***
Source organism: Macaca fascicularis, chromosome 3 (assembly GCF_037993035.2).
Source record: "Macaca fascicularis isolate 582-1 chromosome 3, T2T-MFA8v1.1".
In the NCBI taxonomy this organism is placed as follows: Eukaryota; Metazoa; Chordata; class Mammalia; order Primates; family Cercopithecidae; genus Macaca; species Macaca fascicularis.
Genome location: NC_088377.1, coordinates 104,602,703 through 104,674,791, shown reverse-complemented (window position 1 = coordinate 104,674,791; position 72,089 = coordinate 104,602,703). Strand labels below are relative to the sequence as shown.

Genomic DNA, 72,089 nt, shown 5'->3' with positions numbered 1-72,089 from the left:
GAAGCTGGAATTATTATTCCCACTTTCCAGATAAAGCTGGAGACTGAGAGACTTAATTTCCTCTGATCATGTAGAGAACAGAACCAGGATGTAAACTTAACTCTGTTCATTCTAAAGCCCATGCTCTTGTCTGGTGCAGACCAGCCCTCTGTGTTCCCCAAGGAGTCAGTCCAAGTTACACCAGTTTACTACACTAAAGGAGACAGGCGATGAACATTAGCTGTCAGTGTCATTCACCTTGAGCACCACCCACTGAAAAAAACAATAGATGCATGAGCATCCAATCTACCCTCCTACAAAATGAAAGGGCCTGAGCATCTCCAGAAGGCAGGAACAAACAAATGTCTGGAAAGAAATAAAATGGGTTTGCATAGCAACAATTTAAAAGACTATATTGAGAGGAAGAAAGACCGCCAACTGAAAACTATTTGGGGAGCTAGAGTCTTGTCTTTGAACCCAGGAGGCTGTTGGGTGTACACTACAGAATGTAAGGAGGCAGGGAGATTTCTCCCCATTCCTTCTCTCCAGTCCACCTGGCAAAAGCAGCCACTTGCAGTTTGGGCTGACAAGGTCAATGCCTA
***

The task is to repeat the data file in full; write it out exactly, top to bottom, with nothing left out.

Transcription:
Source organism: Macaca fascicularis, chromosome 3 (assembly GCF_037993035.2).
Source record: "Macaca fascicularis isolate 582-1 chromosome 3, T2T-MFA8v1.1".
In the NCBI taxonomy this organism is placed as follows: Eukaryota; Metazoa; Chordata; class Mammalia; order Primates; family Cercopithecidae; genus Macaca; species Macaca fascicularis.
Genome location: NC_088377.1, coordinates 104,602,703 through 104,674,791, shown reverse-complemented (window position 1 = coordinate 104,674,791; position 72,089 = coordinate 104,602,703). Strand labels below are relative to the sequence as shown.

Genomic DNA, 72,089 nt, shown 5'->3' with positions numbered 1-72,089 from the left:
GAAGCTGGAATTATTATTCCCACTTTCCAGATAAAGCTGGAGACTGAGAGACTTAATTTCCTCTGATCATGTAGAGAACAGAACCAGGATGTAAACTTAACTCTGTTCATTCTAAAGCCCATGCTCTTGTCTGGTGCAGACCAGCCCTCTGTGTTCCCCAAGGAGTCAGTCCAAGTTACACCAGTTTACTACACTAAAGGAGACAGGCGATGAACATTAGCTGTCAGTGTCATTCACCTTGAGCACCACCCACTGAAAAAAACAATAGATGCATGAGCATCCAATCTACCCTCCTACAAAATGAAAGGGCCTGAGCATCTCCAGAAGGCAGGAACAAACAAATGTCTGGAAAGAAATAAAATGGGTTTGCATAGCAACAATTTAAAAGACTATATTGAGAGGAAGAAAGACCGCCAACTGAAAACTATTTGGGGAGCTAGAGTCTTGTCTTTGAACCCAGGAGGCTGTTGGGTGTACACTACAGAATGTAAGGAGGCAGGGAGATTTCTCCCCATTCCTTCTCTCCAGTCCACCTGGCAAAAGCAGCCACTTGCAGTTTGGGCTGACAAGGTCAATGCCTA